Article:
Princeton firefighters wary of proposed training rules

Princeton Packet
15 December, 1989

Princeton firefighters wary of proposed training rules

By Doug Messier
Staff Writer

A new proposal to standardiac training requirements ‘has created a heated debate among Princeton’s volunteer firefighters. Some firefighters have expressed concerns that the proposed standards would discourage new members from joining’ the three companies, which have experienced serious, problems attracting volunteers in recent years. Further, there are concerns over whether older members, would be hurt by the standards.

However, Fire Chief Mark Freda said these concerns are invalid and that his proposal was mist understood when it was unveiled at a Nov. 29 meeting of the Board of Engineers, the governing body that oversees Princeton’s three fire companies.

In fact, Mr. Freda said he wanted a strong reaction from the rank and file. The idea, he explained, was to present a proposal so strict that officials would never agree to implement it. At least the proposal would get everyone talking about the issue of standardizing requirements, he noted.

“I felt people needed to bring this discussion to a head and come up with some answers,” he said.

Mr. Freda said the proposal would not have a major effect on new members. Volunteers would be required to take Firefighter I, a basic, entry-level course which involves both classroom and practical training, Mr. Freda said. This course can be taken at the county’s John T. Dempster Fire Training School in Lawrence Township or any other approved fire school, he added.

This course is strongly recommended by the fire department, but it is not a codified rule that a new firefighter must take it, Mr, Freda said. Although almost ail members who have joined over the last five or six years have gone through this training, a few may have slipped Through the cracks, he said.

“It’s not going to drive anybody away,” he said of the training requirement.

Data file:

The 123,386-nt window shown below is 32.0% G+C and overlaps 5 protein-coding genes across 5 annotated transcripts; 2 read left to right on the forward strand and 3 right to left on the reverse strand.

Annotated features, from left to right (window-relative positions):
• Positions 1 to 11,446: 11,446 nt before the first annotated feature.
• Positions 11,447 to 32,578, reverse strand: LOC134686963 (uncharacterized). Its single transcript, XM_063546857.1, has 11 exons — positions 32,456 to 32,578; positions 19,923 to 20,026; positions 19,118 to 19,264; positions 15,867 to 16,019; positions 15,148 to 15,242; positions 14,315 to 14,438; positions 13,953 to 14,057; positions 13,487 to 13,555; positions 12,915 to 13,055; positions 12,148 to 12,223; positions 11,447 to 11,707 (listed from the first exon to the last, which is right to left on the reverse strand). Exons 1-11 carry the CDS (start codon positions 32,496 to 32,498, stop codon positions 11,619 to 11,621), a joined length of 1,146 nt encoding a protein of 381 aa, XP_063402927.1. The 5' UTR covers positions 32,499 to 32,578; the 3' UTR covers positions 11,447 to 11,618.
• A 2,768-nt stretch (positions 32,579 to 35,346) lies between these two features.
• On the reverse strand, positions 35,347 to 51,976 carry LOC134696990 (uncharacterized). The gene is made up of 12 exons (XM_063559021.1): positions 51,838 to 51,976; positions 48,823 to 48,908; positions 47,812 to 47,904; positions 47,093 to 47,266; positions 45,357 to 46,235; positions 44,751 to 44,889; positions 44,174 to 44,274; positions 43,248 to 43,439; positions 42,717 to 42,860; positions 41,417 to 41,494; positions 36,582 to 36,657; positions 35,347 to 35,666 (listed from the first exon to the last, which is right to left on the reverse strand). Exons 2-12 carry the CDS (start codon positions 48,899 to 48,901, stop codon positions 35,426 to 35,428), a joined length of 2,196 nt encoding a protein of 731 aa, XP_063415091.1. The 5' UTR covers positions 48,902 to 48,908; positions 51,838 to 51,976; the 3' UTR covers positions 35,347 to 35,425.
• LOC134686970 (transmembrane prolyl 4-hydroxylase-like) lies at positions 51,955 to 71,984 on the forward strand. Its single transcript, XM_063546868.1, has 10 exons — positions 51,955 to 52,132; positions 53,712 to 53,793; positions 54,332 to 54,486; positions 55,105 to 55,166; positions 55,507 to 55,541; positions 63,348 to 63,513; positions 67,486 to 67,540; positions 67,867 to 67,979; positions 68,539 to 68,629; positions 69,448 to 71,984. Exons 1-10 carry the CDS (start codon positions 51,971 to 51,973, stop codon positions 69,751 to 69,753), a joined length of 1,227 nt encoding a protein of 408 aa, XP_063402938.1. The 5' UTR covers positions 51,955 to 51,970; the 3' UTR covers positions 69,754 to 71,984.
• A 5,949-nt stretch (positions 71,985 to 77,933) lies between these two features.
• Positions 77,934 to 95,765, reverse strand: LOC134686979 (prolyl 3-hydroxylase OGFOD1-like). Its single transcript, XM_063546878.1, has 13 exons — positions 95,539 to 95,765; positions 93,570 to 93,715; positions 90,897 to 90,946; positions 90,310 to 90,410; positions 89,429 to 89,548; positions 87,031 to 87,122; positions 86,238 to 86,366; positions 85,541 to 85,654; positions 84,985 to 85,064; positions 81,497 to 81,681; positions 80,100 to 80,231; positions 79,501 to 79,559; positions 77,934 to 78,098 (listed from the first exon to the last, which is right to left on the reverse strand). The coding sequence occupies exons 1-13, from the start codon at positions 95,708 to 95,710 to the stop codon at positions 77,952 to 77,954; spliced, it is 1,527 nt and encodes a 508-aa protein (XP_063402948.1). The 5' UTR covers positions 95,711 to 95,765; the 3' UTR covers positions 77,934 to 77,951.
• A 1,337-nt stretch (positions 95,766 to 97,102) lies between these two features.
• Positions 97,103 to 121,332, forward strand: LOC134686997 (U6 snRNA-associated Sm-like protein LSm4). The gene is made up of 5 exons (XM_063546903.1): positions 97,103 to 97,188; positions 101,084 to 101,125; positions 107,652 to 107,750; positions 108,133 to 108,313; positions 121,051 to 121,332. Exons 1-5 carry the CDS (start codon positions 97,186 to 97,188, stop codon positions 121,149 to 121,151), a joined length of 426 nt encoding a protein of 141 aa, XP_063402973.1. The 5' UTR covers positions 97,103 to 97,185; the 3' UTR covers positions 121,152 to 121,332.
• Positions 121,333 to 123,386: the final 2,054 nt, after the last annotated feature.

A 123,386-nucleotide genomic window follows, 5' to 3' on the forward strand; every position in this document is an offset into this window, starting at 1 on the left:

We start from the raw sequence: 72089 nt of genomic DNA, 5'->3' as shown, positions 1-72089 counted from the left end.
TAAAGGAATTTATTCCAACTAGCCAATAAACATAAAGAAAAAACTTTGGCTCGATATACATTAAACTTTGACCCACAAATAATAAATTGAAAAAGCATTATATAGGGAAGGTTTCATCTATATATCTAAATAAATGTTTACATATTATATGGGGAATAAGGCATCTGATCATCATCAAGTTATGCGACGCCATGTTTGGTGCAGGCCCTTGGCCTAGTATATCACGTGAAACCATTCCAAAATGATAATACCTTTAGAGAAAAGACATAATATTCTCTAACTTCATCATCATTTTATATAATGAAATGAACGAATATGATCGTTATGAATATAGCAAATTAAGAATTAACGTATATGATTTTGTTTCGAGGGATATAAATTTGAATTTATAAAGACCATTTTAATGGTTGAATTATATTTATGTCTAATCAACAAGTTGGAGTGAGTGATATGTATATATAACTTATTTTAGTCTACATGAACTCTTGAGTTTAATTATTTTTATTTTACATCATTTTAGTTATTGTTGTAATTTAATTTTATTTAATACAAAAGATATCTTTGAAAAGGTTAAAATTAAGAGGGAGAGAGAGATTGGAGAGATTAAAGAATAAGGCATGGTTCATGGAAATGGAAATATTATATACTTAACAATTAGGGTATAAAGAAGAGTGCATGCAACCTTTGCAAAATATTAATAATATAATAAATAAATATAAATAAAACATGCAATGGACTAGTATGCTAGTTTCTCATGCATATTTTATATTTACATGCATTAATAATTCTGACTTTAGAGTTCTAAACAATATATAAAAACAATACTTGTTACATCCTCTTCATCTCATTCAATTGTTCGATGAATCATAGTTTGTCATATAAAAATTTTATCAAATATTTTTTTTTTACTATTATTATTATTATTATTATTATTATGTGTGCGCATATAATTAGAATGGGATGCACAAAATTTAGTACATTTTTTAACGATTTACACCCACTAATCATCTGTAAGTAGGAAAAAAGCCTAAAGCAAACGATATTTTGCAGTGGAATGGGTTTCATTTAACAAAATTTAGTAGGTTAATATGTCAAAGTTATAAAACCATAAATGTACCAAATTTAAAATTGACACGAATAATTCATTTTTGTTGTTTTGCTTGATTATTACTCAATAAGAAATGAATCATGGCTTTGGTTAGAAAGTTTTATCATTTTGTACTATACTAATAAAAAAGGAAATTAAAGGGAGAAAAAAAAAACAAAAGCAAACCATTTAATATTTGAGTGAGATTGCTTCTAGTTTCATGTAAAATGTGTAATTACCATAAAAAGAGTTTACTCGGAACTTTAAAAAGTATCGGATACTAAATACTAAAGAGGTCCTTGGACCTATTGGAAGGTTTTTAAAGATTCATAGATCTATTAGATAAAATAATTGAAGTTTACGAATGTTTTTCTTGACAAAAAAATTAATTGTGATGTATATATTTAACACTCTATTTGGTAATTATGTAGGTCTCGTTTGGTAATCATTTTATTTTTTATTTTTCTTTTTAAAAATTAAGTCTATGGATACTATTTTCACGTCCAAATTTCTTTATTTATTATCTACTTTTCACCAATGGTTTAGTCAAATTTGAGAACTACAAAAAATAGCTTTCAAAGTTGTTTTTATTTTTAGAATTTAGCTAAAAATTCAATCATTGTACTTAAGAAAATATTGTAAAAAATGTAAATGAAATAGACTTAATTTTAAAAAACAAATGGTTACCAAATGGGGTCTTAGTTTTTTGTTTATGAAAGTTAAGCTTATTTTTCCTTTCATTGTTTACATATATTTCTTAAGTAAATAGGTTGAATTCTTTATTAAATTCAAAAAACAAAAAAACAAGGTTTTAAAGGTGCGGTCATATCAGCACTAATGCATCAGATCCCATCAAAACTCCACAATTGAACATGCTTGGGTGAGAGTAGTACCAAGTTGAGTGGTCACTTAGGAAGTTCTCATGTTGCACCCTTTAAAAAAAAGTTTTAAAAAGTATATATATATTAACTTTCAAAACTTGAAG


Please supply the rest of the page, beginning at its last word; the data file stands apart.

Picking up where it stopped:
The new regulations would also affect veteran members and officers. Mr. Freda Said a review would be conducted to determine if veteran members are properly trained to meet current standards.

A key question is what standards would be, used to evaluate these volunteers and how far back they would-go. Obviously, fire officials would not ask a volunteer with 40 years of experience to take a basic course, he sold.

At present, there are no set standards for officers other than to-complete the basic Firefighter I course, Mr. Freda said. The officer levels include second lieutenant, first lieutenant, captain and chief.

The fire chief said firefighters would have to complete an increasing number or advanced courses in order to move up in the tanks. Mr. Freda said in order to become chief. a volunteer would have to complete the following courses: Firefighter 1, Firefighter 2, Advanced Pump, Advanced Ladder, Hazardous Materials Recognition, and Incident Command System.

“Once you hit officer level, you have to have a whale new level of training,” he said.

Overall, the proposal would serve to improve fire protection and protect firefighters. The state government will eventually establish standards for volunteer firefighters. so it would pay if Princeton is prepared in advance, Mr. Freda said.

The proposal did not go over well with all firefighters. Robert F. Mooney. a former foe chief with 48 years of experience, said the proposal was opposed by the majority of the 60 to 65 members who attended the Nov. 29 meeting.

“It seemed to be everyone against the chief,” he said.

Mr. Mooney said it was not Made clear that experience would be taken into ‘account when ‘older ‘members are evaluated.

“That was not stipulated: in the papers that I saw,” he said.

He also said firefighters should be encouraged, but nut required, toy take the Firefighter I course.

“You cannot make them. They’re volunteers, you’ll lose. them,” he said.

Mr. Mooney also said Mr. Freda should have discussed the standards, with former fire chiefs before making a “dogmatic” presentation.

Another firefighter, Larry DuPraz, said he thought the standards were a good idea, although he found them to be a bit strict.

Mr. DuPraz, who has been a, firefighter for 38 years, impressed fear that he would not make it to 40 , years because of the new standards. He added he did not see anything in the regulations that took experience into account.

Mr. Freda responded, “They were all reassured on that topic.” The fire chief said the proposal will now be evaluated by the Board of Engineers and then kicked back to the three lire companies for comment. The process will probably take several months.

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